But then the lights went down low, and it was only Morello and Tim Commerford and Brad Wilk that re-emerged onstage for what seemed the realest moment of the night. “Chris Cornell was a good friend of ours,” Morello said, and the crowd cheered. “If you know the words, sing along, and if you don’t, say a prayer for peace.” Morello retreated from center stage, leaving the spotlight shining on the mike with no one behind it. And it stayed that way, as the former Audioslave members broke into “Like a Stone” sans Cornell. For a second you wondered who was going to take the mic to sing it, and then you realized it was you. The spotlight remained on the empty mic, as the crowd crescendoed loud enough into “I’ll wait for you there,” so that it seemed Cornell could hear. MEAGAN FLYNN

Foo Fighters, doing what they do
Foo Fighters, doing what they do
Photo by Marco Torres

The Veterans
We already knew that the Foo Fighters and the Prophets of Rage were going to bring their A-game to Voodoo, mostly because they are already legends and deserve the upmost respect. But it was still so fascinating to be there live and witness the greatness firsthand. Watching Chuck D and B-Real is like watching Michael Jordan and Scottie Pippen win a championship. They are two of the best MCs of all time, commanding the mike and the stage with expertise and ferocity. Then listening to Tom Morello do unimaginable sounds with his guitar is about as perfect as it can get for lovers of Rage Against the Machine. And then Dave Grohl hits the stage like a hurricane, the wind blowing his mane of gorgeous hair just right as be smiles wide to his fans and keeps them on their feet for what seems like an eternity. So many hits one after the other, he really is a Rock God! MARCO TORRES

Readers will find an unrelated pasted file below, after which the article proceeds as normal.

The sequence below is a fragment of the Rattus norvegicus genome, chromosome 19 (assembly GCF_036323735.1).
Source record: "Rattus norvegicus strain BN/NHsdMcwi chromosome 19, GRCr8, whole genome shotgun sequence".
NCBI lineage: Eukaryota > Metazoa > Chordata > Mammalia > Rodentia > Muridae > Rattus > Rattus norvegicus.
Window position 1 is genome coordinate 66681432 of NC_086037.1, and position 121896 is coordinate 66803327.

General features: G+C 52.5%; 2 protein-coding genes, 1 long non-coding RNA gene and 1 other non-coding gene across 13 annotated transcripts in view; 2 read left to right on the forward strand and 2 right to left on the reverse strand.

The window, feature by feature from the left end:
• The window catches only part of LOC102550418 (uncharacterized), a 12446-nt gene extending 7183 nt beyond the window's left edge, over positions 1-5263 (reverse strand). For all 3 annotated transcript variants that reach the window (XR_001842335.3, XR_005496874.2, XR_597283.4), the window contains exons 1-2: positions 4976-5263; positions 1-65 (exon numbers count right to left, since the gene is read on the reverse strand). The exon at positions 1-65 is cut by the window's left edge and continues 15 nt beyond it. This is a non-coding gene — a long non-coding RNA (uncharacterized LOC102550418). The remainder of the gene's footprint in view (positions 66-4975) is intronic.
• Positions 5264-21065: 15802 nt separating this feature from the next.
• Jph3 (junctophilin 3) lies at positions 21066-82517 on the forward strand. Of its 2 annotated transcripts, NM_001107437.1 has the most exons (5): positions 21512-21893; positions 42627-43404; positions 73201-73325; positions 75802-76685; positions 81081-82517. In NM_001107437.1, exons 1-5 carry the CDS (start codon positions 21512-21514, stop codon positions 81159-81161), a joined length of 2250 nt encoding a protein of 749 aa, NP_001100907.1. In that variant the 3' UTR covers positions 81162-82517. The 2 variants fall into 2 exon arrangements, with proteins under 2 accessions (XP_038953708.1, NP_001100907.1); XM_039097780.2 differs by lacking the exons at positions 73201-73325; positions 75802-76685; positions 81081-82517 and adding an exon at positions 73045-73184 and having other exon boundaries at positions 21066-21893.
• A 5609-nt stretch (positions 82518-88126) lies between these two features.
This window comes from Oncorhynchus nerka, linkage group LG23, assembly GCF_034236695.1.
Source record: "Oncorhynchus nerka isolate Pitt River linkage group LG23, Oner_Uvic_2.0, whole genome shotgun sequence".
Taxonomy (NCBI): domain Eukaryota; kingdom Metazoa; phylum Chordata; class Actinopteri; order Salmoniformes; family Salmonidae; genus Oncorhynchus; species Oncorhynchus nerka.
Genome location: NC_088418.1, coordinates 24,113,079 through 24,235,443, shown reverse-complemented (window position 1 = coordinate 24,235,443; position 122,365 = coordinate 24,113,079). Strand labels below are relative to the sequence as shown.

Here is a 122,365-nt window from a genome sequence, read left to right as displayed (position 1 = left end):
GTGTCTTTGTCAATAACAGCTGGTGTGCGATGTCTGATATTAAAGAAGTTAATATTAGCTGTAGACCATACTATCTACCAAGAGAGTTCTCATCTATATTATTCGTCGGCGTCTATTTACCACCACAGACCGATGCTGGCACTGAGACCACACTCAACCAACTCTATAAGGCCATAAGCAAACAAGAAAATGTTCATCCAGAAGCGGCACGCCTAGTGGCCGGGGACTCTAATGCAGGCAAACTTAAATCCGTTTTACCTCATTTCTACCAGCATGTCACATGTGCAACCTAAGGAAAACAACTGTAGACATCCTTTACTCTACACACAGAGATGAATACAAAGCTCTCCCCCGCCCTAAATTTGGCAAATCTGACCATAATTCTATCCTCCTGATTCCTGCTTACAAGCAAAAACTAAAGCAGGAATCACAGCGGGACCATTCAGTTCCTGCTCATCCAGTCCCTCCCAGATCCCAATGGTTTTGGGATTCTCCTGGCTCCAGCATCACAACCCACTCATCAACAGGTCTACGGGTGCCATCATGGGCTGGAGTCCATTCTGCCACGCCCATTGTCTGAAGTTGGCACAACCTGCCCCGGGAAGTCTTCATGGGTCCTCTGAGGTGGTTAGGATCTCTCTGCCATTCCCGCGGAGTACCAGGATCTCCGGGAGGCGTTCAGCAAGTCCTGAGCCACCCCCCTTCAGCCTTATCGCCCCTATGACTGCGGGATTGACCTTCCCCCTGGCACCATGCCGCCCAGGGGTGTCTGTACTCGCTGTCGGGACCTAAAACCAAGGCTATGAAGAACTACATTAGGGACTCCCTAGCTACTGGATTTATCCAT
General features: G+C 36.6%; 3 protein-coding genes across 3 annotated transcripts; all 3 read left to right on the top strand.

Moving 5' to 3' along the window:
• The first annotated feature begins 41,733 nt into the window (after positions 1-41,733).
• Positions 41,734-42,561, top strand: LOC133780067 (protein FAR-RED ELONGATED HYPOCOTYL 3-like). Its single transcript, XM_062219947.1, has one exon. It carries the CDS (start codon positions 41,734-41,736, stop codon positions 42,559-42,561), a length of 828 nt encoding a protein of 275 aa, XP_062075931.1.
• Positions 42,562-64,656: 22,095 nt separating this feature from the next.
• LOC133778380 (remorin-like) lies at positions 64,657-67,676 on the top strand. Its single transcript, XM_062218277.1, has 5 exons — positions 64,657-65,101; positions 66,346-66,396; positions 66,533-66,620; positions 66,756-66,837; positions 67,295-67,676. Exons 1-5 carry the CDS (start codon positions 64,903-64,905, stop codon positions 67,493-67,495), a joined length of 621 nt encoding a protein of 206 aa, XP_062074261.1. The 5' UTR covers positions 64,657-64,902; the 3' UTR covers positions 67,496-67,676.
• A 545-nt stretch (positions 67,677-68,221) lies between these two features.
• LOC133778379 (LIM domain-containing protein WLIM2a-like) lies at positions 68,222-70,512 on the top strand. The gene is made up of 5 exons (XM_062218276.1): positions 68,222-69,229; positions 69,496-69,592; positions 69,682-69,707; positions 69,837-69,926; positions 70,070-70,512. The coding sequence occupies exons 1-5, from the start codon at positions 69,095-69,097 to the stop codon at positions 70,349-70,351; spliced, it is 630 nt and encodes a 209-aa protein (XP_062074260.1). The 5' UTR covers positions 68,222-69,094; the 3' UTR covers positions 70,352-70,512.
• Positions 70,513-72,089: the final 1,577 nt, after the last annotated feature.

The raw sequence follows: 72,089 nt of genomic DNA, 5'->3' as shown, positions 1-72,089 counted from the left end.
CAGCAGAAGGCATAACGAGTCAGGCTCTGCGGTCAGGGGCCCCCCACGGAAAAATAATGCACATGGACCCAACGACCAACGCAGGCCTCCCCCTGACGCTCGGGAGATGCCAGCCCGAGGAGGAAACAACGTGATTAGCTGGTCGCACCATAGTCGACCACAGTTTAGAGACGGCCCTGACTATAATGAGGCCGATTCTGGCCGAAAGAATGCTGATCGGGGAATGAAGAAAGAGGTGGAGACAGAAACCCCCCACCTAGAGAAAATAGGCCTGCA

The fried mac & cheese balls narrowly edged out the alligator taco for best Voodoo Fest food.
The fried mac & cheese balls narrowly edged out the alligator taco for best Voodoo Fest food.
Photo by Marco Torres

The Food
Because this festival took place in New Orleans, we were already expecting the food to be top notch. The variety and exoticness of the food was certainly exceptional. After waking along the Forked Up section of City Park and reading all of the menus, I narrowed down my choices to two options. First up was the fried alligator taco, which I absolutely could not pass up. With a squeeze of lime over the hot and spicy gator bits, I devoured it in three bites. The chipotle salsa, avocado, cilantro, and pepita seeds that topped the taco were perfect. It was a bit expensive ($10 for one taco), but they were kind enough to stuff the double corn tortilla very generously. I also tried the fried mac & cheese balls, which also turned out to be a nice and hot treat on a chilly afternoon. Excited to come back next year for more awesome Louisiana goodness. MARCO TORRES

Just like ACL, with more tombstones.
Just like ACL, with more tombstones.
Photo by Clint Hale

Voodoo Fest Is ACL Fest East